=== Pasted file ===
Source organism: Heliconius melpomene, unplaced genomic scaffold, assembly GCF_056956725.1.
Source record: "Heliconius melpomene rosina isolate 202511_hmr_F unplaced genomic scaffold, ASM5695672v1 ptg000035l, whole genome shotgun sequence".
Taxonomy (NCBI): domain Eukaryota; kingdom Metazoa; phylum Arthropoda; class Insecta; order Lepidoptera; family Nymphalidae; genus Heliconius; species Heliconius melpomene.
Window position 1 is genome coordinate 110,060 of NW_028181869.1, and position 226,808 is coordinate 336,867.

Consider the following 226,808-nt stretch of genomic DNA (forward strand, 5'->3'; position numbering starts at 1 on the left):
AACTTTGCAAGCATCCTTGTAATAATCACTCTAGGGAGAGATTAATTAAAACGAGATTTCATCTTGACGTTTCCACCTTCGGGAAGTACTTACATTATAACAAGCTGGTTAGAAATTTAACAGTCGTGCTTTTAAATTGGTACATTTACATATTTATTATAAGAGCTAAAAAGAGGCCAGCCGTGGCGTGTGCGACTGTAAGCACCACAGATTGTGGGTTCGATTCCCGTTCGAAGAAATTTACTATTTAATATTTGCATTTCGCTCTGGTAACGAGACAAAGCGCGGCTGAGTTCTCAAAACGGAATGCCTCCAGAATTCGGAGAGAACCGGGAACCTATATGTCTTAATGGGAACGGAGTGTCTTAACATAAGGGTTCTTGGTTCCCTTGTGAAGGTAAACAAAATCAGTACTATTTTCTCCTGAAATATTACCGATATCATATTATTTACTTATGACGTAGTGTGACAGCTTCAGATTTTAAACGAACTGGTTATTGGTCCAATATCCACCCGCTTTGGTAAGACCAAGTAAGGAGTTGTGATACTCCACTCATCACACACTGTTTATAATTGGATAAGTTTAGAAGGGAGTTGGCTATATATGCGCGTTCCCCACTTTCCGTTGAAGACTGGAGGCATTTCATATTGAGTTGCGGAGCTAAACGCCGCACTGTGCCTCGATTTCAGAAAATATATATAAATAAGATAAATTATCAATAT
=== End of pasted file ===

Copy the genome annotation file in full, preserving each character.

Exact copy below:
Source organism: Heliconius melpomene, unplaced genomic scaffold, assembly GCF_056956725.1.
Source record: "Heliconius melpomene rosina isolate 202511_hmr_F unplaced genomic scaffold, ASM5695672v1 ptg000035l, whole genome shotgun sequence".
Taxonomy (NCBI): domain Eukaryota; kingdom Metazoa; phylum Arthropoda; class Insecta; order Lepidoptera; family Nymphalidae; genus Heliconius; species Heliconius melpomene.
Window position 1 is genome coordinate 110,060 of NW_028181869.1, and position 226,808 is coordinate 336,867.

Consider the following 226,808-nt stretch of genomic DNA (forward strand, 5'->3'; position numbering starts at 1 on the left):
AACTTTGCAAGCATCCTTGTAATAATCACTCTAGGGAGAGATTAATTAAAACGAGATTTCATCTTGACGTTTCCACCTTCGGGAAGTACTTACATTATAACAAGCTGGTTAGAAATTTAACAGTCGTGCTTTTAAATTGGTACATTTACATATTTATTATAAGAGCTAAAAAGAGGCCAGCCGTGGCGTGTGCGACTGTAAGCACCACAGATTGTGGGTTCGATTCCCGTTCGAAGAAATTTACTATTTAATATTTGCATTTCGCTCTGGTAACGAGACAAAGCGCGGCTGAGTTCTCAAAACGGAATGCCTCCAGAATTCGGAGAGAACCGGGAACCTATATGTCTTAATGGGAACGGAGTGTCTTAACATAAGGGTTCTTGGTTCCCTTGTGAAGGTAAACAAAATCAGTACTATTTTCTCCTGAAATATTACCGATATCATATTATTTACTTATGACGTAGTGTGACAGCTTCAGATTTTAAACGAACTGGTTATTGGTCCAATATCCACCCGCTTTGGTAAGACCAAGTAAGGAGTTGTGATACTCCACTCATCACACACTGTTTATAATTGGATAAGTTTAGAAGGGAGTTGGCTATATATGCGCGTTCCCCACTTTCCGTTGAAGACTGGAGGCATTTCATATTGAGTTGCGGAGCTAAACGCCGCACTGTGCCTCGATTTCAGAAAATATATATAAATAAGATAAATTATCAATAT